I last wrote about being snowed in. I never would have expected my next post to be in the same vein of being trapped inside, let alone due to a killer virus! It is surreal to look back at how quickly coronavirus has spread, globally, and through the United States in particular.
As I write this, the state of Utah still has not put us in official lockdown. It is disappointing to see how much political boundaries have driven the coronavirus response in the U.S., but I am hopeful the situation will soon improve. My husband and I have been in self-quarantine for 24 days. I am one of those lucky people the news refers to as "immunocompromised," so when cases reached Utah we knew it would be safest for me to stay at home. I have a long, twisted medical history and have dealt with a weak immune system most of my life, but this is the first time I've had to quarantine like this. Luckily I am already an introverted homebody, so I've survived nearly a month at home and not lost my head yet!
We did drive out to the desert one day, knowing we would be far away from other people, and able to get some fresh air and let the dogs run. We took the new electric bike and cruised around, and I even snuck in some painting time.
Besides ensuring I have enough daily sunshine, the main way I've been dealing with quarantine is to keep things moving, both in my house, and with my mental focus. I try to work from a different room or chair each day and have been rearranging my furniture, just to try to change up my perspective. I keep my brain stimulated moving through tasks, from planning upcoming paintings, revamping my website, growing and transplanting my garden seedlings, and scanning in historic family documents. My family has huge bins of amazing memorabilia from my family, some of the early pioneers to come to Utah, and their ancestors in the Jersey Islands just off of France. It has been engrossing to read pioneer journals and hear descriptions of how my home valley used to be. I love history, and knowing this is my own family's history makes it that much more fascinating. Who knows, some of these stories & images may inspire future paintings!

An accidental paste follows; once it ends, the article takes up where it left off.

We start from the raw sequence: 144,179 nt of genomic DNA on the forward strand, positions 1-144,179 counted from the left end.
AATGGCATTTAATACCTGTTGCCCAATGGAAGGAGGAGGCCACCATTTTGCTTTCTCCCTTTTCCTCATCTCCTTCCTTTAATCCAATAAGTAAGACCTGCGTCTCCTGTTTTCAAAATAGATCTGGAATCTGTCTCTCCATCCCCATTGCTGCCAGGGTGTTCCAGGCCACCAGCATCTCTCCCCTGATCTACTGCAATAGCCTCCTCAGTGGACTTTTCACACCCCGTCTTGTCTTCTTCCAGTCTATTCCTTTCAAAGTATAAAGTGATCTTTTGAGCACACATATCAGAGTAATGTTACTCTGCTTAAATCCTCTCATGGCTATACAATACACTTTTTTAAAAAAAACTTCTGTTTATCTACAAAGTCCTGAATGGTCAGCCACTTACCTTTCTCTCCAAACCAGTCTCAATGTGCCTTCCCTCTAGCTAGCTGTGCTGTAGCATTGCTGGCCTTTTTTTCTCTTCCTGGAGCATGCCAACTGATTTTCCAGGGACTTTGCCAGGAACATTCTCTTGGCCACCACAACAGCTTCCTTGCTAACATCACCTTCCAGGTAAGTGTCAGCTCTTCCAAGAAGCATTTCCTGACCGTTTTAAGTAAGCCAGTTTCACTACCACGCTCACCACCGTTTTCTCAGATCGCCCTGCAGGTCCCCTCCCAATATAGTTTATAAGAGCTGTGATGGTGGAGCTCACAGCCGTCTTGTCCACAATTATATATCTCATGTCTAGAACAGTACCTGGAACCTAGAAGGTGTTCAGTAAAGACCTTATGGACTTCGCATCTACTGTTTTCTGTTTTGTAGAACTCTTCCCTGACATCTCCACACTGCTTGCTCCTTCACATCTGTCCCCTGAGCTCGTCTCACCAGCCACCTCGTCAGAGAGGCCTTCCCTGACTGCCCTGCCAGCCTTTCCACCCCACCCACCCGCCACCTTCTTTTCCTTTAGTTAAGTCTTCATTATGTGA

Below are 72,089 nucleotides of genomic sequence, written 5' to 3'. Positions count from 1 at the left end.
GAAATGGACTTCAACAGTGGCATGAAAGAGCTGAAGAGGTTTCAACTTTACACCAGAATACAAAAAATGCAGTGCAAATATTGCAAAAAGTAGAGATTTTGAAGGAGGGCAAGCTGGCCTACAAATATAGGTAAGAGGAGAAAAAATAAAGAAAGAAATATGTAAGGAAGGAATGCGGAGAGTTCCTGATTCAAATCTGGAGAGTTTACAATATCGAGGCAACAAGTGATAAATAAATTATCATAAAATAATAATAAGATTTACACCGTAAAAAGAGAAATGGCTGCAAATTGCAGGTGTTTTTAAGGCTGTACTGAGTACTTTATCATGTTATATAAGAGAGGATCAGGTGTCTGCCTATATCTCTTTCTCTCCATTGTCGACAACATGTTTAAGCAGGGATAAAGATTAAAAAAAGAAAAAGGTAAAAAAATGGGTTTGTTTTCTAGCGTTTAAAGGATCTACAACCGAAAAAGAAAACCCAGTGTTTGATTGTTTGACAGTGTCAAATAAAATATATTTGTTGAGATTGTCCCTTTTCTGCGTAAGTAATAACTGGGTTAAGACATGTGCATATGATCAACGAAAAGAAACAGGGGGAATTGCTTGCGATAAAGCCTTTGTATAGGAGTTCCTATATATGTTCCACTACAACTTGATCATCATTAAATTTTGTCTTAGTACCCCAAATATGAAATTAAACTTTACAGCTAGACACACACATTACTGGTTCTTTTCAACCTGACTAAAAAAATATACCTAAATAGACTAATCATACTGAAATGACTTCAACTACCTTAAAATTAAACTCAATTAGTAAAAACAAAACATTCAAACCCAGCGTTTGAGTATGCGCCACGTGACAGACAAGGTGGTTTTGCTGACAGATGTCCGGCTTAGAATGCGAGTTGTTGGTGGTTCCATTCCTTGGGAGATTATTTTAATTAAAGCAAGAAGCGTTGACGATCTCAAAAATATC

I try to post to my Instagram daily, so check in there for more quarantine scenes.
I hope you are all keeping safe and well, and not neglecting your mental health during this stressful time. I am not the most skilled meditator and yoga is a struggle, but even small efforts in these areas are rewarding. I have been doing a lot of research on the current and far-reaching impacts of this outbreak to try to come to grips with this "new normal" and where we'll go from here. I thought I was alone in feeling completely wiped by late afternoon, but I learned that this constant, invisible dread is mentally exhausting to others as well (see this opinion piece in the NY Times).
It may seem strange to read unsolicited mental health advice on a random art blog, but these are unprecedented times and I believe discussions about mental health should be as commonplace and open as discussions about physical health. We can all play a role in destigmatizing mental health & this is an appropriate time to be talking about it. I am an avid reader and researcher, so if you're looking for other recommendations or links, don't hesitate to drop me a message and let me know! Please take care of yourselves, your loved ones, and try to find a healthy expressive outlet during this time. I am so thankful I have painting in my life, and have been encouraging my friends to find themselves a creative hobby to practice during quarantine. It makes a world of difference!
Other recommended reads on mental health in the age of coronavirus:
- NAMI's mental health coping strategies "Acknowledging, recognizing and acting on mental distress in these uncertain times is key to lessening the impact."
"Covid-19 hasn’t just disrupted how our lives work, it has disrupted how our minds work." -Top 10 mental health practices during social distancing "Most people are good, and people are going to persevere and help each other"